Barbados Finance Minister Chris Sinckler showed little concern about having to dismiss his chief financial regulator, when days after sending home Central Bank Governor Delisle Worrell, he mentioned the banker only in passing during a press conference.
Following dismissal of Worrell on Friday, Feb. 24 purportedly because the bank’s board of directors refused to work with him, Sinckler called a press conference Monday to announce a continuation of the practice the former governor had advised against, and which many believe was the underlying reason for their fallout — printing of money to support a broke government.
While the finance minister refused to discuss Worrell’s dismissal, he however gave an indication that government’s habit of taking money from the Central Bank that is unsupported by production, may end sometime later.
“We have set ourselves the target of ensuring we could at least bring that [money printing] down consistent with a reduction in the deficit by at least one-third over the next year or so, and then we move it down from there to a more sustainable position,” Sinkler said.
Projecting an inflow of money for construction projects and a cut in the deficit at the end of the current year on March 31, and the 2017-2018 fiscal year, he conceded that those reductions may not be enough.
He said that until such time as that deficit can be reduced and, if possible, eliminated,” the Central Bank may lend the government.”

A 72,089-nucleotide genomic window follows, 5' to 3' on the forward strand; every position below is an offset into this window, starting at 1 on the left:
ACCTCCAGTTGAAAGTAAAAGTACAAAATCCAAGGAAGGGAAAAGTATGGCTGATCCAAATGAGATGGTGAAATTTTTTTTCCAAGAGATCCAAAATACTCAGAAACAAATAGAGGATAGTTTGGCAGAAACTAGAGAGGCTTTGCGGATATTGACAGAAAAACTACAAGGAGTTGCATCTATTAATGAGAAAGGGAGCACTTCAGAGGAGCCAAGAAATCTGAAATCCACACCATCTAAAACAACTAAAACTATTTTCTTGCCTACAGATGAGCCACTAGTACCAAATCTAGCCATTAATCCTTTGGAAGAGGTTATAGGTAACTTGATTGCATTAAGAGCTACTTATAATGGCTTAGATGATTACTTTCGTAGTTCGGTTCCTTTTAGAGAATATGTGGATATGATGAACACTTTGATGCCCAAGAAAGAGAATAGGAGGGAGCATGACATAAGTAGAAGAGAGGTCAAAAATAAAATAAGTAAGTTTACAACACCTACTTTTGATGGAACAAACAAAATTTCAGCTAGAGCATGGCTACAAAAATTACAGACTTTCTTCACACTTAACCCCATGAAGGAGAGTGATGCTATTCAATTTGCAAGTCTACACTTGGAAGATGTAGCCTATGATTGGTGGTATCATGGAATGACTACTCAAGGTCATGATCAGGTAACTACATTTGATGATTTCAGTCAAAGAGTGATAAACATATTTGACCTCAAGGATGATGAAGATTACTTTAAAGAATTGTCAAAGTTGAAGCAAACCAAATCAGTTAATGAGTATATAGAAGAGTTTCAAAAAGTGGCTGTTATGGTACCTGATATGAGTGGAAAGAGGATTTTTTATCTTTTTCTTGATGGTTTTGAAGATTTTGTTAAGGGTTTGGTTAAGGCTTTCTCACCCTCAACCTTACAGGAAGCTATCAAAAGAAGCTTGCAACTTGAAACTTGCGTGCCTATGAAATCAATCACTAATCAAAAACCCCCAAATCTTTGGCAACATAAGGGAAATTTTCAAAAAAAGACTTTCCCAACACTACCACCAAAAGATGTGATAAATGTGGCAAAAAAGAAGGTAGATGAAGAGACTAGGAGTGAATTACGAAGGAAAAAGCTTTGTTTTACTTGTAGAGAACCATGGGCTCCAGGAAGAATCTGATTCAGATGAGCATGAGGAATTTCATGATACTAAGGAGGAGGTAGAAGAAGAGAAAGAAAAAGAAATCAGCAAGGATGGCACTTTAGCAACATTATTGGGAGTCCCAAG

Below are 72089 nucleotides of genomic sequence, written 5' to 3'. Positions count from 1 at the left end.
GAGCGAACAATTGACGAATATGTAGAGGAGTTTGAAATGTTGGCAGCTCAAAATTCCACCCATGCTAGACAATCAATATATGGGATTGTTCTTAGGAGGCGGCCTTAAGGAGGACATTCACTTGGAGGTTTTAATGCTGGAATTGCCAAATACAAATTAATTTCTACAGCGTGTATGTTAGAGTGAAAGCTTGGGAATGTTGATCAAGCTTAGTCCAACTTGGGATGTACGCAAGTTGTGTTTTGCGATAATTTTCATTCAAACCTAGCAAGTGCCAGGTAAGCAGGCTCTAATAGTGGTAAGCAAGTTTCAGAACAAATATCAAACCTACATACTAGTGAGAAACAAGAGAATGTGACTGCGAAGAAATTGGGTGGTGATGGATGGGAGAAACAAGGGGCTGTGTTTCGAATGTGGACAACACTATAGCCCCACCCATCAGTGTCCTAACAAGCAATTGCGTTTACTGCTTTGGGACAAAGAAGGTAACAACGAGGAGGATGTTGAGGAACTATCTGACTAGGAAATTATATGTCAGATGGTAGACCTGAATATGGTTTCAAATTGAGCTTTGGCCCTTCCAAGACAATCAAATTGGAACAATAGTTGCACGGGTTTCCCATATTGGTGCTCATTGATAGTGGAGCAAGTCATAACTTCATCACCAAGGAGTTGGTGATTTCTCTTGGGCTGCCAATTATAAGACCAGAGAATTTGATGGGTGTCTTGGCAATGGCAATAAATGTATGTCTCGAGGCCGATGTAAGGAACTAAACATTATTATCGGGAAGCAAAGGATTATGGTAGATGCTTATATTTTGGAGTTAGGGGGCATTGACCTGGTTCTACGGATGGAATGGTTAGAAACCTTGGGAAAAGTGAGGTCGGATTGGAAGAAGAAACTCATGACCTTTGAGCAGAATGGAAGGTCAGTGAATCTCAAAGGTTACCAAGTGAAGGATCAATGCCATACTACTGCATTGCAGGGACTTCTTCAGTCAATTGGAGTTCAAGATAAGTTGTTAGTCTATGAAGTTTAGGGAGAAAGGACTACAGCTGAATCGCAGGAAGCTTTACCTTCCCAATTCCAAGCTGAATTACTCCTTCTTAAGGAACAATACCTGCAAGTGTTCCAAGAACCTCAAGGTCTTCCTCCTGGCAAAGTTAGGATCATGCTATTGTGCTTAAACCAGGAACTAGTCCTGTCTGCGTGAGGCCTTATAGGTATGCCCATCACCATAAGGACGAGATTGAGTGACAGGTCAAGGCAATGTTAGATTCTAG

“If in any week the government is short of resources to ensure your garbage is collected and the Central Bank has to accommodate by providing the shortfall based on what they get in from other financial institutions, then that is what people refer to as printing money,” Sinckler said.
Contrary to the haziness of the finance minister’s promise to halt printing of money, which the International Monetary Fund has criticized, the then Governor Worrell had in January apparently broken ranks with government and called for an immediate halt to the practice.
Worrell had noted on Jan. 24 in his economic report for the last quarter of 2016 that government spends more on the current account than it receives in taxes and other current receipts.
He said this, “is the reason for the increase in Central Bank lending to government. There is general agreement that any additional financing by Central Bank should be avoided.”
The now dismissed banker, added, “Government’s dependence on the Central Bank to finance its deficit, limits the bank’s ability to influence interest rates appropriate for Barbados’ circumstances, as is the standard practice used by central banks everywhere”.
In that same economic report, Worrell had revealed, much to the consternation of Barbadians, that the island’s foreign exchange reserves had dropped below US$1 billion to US$681 million.
The is the lowest that Barbados’ foreign reserves had reached in more than a decade.
According to the Central Bank’s estimates, this money is the equivalent to 10.3 weeks of imports for the nation, that purchases most of its goods it consumes from abroad.
Some three weeks prior to that report, Worrell had warned in a public letter that the country was headed to a dangerous financial zone.
“The country has failed to achieve that balance since 2013, and there remains a need to dampen spending further in order to protect the country’s reserves of foreign exchange. The reserves are what protect us against the devaluation of our currency,” Worrell stated.